Denny and Fairport Convention stretched each other in more ways than one. She had an ambivalent relationship with folk music and had never really been part of any traditional folk scene, always preferring to write her own material in a style that would later be validated by the singer-songwriter phenomenon. The way she sang had a folk music sensibility and she stretched that sensibility to the limits of what a singer could achieve within that genre. Inside though was a jazz singer and rock singer itching to express herself and ready to make the transition away from pure folk music. As Ashley Hutchings is quoted as saying : “she was one of the very, very few there have ever been and certainly the best who could sing traditional folk songs with a rock sensibility. June Tabor can’t do it. Maddy (Prior) can’t do it. Shirley Collins can’t. The best singers in England have tried and Sandy was the best. She naturally understood how to sing traditional songs and she could translate that into a rock context. Nobody did that better because she was also a very good rock singer”. On the face of it Fairport Convention was a good move. They saw themselves as a rock band at the time and would welcome Denny’s contributions as a songwriter. Their classic first two records for Island – What We Did On Our Holidays and Unhalfbricking followed. Critical if not commercial successes, they announced Sandy Denny’s arrival as an enthralling, unique new voice and Fairport Convention as a major new band. She’d also seemingly found an extended family who could help fulfil her potential, bolster her confidence, and accommodate her impetuous and attention-grabbing personality. Any sense of long-term stability in her life that was beginning to emerge was short-lived however when first Australian and guitarist with the group Eclection, Trevor Lucas, entered her life as boyfriend and eventual husband, and then more drastically, in May 1969 on the way home from a gig in Birmingham, Fairport were involved in a devastating road crash that killed drummer Martin Lamble and Richard Thompson’s girlfriend Jeannie Franklyn. Eclection also played Birmingham that night and Denny was travelling back with Lucas in his car therefore escaping the incident physically if not emotionally. Traumatised but resilient and determined, the band retreated to the country, recovered, added two significant new members in Dave Swarbrick and Dave Mattacks, appeared incongruously on Top of the Pops to plug their chart single Si tu dois Partir, and recorded what many consider their finest album – Liege & Lief. Houghton calls it “a triumph all round. An undeniable artistic success.” No-one who’s lived with that album for forty five years would argue with that. It was however a very different album from its predecessors, creating in essence a new genre of music – British folk-rock, and leaning heavily on traditional folk music for its inspiration. For Sandy Denny it ushered in a time of uncertainty. Her doubts about traditional folk music as a direction she wanted to pursue re-emerged, anxieties around travelling – especially flying came to the fore, and her apparently well-grounded fears that the serial philanderer Trevor Lucas was undermining their relationship, plus the growing belief that she should be making her own records on her own terms, all this combined to effect her exit from Fairport. Joe Boyd wanted her to make a solo record but instead she formed Fotheringay with Lucas and they made what Boyd describes as a “curate’s egg of a record”. Fotheringay is nevertheless held in high regard and Houghton states that ‘Sandy’s singing is arguably her best on record, displaying an undeniable originality, by turns plaintive and sensual, vibrant, grave, intuitive and skilful’. Hopelessly managed, financially untenable and downright unlucky – a prestigious appearance at The Royal Albert Hall was completely upstaged by support act Elton John – Fotheringay was inevitably a short-lived episode and Denny eventually, finally made the solo album that beckoned amidst the less than ideal backdrop of a colossal and slightly comical misunderstanding between her and Joe Boyd as to his involvement in her future career – a clash from which their relationship never really recovered. North Star Grassman & The Ravens was a melancholy affair and a commercial failure. Sandy and Like An Old-Fashioned Waltz, her second and third solo albums, fared little better. British female singer-songwriters generally failed to match the commercial success of their U.S. counterparts and in truth Denny never shook off the folk singer tag and never reached a wider audience. By now Denny and Lucas were married, Boyd had moved to the U.S. and Island Records are at a loss as to how to further Sandy Denny’s career. In 1974, in a move that Houghton says “escalated the process of her emotional unravelling” Denny rejoined Fairport, probably to be closer to Lucas than for any artistic reasons. Deep in debt and hopeful for a change in fortunes Island bought in Glyn Johns to produce their Rising For The Moon album which was undeniably more commercial-sounding but seems to have been a stressful experience for all concerned. Denny especially. Her various insecurities, exacerbated by a now alarming dependance on cocaine and booze, deepened. She became depressed, suffered from violent mood swings and generally behaved increasingly erratically. By the end of 1975, after a succession of inept managers, and a disastrous U.S. tour, Fairport was finally falling apart. Denny made her fourth, and last, album Rendezvous, a confused affair, veering off in too many different directions and doing little to re-establish her credentials as potentially a hugely-successful singer-songwriter. To add to her anxieties she became pregnant and the child, a girl named Goergia, she had always confessed to wanting, but by now was in no fit state to become a mother to, was born in July 1977, two month before Island Records dropped her. By now, tragically, her life was totally unravelling. Isolated, artistically adrift, depressed, possibly paranoid, post-natal depession quite possibly made things even worse for her and her drinking and drug-taking fuelled her neuroses remorselessly. Finally, in act of desperation to protect his baby daughter, Trevor Lucas took Georgia to Australia out of harm’s way, a move that would earn him the wrath of many of Sandy Denny’s friends and especially that of her father, and the scapegoat for her subsequent death.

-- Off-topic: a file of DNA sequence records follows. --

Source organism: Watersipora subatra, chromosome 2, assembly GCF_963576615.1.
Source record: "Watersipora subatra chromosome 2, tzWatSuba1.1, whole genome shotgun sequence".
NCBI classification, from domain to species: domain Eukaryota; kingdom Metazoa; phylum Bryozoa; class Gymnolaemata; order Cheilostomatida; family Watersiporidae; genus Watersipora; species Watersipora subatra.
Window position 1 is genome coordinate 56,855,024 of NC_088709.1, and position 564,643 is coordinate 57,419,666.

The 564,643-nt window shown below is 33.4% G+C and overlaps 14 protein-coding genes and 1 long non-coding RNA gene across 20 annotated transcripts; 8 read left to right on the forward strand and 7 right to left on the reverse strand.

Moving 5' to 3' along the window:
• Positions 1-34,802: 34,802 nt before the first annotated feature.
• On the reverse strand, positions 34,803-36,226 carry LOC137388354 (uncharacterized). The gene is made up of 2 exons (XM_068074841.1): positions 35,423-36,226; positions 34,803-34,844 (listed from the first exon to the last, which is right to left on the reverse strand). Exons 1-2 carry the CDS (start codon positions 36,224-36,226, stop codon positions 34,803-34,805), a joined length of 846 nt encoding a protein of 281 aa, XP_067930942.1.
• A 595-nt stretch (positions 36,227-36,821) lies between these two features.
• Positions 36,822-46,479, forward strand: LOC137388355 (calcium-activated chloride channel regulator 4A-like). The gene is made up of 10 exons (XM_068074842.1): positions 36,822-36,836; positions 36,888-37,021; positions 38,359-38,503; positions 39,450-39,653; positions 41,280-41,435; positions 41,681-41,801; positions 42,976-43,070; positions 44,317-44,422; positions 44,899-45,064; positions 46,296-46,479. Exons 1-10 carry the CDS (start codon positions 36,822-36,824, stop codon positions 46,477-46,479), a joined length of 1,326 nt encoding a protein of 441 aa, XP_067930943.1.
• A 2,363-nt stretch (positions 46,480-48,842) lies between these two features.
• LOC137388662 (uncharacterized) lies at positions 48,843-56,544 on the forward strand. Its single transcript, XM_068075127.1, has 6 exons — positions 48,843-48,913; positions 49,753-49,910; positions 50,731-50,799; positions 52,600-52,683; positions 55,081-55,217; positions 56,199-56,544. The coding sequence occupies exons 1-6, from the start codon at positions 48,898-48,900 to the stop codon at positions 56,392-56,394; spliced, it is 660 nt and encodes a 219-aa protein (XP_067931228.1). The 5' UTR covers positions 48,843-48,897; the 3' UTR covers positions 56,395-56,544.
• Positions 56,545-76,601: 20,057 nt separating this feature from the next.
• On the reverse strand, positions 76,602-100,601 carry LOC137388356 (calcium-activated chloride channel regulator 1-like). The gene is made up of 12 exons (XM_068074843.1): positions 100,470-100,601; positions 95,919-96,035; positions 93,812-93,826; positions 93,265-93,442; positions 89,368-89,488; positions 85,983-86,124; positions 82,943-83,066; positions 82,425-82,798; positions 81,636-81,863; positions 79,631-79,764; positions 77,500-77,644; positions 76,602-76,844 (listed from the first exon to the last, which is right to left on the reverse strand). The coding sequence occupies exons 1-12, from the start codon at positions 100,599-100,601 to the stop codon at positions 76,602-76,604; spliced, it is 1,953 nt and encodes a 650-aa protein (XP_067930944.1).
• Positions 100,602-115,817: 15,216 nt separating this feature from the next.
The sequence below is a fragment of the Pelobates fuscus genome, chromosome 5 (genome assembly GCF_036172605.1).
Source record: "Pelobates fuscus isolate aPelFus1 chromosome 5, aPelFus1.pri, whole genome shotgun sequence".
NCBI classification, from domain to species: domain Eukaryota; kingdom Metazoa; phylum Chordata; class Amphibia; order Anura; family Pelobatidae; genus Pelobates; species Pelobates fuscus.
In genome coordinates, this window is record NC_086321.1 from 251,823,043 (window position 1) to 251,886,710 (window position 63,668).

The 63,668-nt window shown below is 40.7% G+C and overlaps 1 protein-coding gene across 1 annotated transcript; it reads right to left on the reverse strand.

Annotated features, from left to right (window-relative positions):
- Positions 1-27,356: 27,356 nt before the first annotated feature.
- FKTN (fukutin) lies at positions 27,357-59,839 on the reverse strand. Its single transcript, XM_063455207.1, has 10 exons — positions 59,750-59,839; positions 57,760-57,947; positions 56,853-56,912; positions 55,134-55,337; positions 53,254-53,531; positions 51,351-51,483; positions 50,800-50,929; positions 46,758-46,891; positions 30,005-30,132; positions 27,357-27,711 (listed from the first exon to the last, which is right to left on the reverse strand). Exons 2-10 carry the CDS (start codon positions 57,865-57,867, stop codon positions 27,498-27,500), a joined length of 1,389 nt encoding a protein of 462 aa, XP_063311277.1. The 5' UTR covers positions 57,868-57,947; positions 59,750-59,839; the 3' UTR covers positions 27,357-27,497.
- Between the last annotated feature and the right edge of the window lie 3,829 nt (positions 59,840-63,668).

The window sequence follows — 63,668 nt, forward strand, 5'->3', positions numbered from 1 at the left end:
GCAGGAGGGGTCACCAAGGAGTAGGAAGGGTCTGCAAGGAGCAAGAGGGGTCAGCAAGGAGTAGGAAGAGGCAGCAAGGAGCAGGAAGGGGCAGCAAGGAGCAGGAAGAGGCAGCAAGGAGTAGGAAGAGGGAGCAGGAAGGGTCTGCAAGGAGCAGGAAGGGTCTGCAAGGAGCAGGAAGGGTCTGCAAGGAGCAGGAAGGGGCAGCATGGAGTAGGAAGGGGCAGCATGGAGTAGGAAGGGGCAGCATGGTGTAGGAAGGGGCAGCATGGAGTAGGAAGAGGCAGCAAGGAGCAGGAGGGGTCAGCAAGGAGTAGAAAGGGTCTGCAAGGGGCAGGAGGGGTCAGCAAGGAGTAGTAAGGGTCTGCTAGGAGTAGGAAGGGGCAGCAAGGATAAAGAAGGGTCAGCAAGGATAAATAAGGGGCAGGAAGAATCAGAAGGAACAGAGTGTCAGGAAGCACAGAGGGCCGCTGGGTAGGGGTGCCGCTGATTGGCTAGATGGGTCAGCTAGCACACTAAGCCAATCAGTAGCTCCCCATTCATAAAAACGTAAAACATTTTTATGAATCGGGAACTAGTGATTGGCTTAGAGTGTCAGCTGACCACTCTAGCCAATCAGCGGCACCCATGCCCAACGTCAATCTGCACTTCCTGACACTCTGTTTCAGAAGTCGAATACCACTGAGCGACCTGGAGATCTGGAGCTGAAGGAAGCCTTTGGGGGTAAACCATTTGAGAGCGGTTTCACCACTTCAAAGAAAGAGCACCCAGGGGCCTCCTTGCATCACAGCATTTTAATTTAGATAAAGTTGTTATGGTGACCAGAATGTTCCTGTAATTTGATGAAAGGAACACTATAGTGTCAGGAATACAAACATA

Sandy Denny had fallen down the stairs on numerous occasions. It became known as Sandy’s party piece.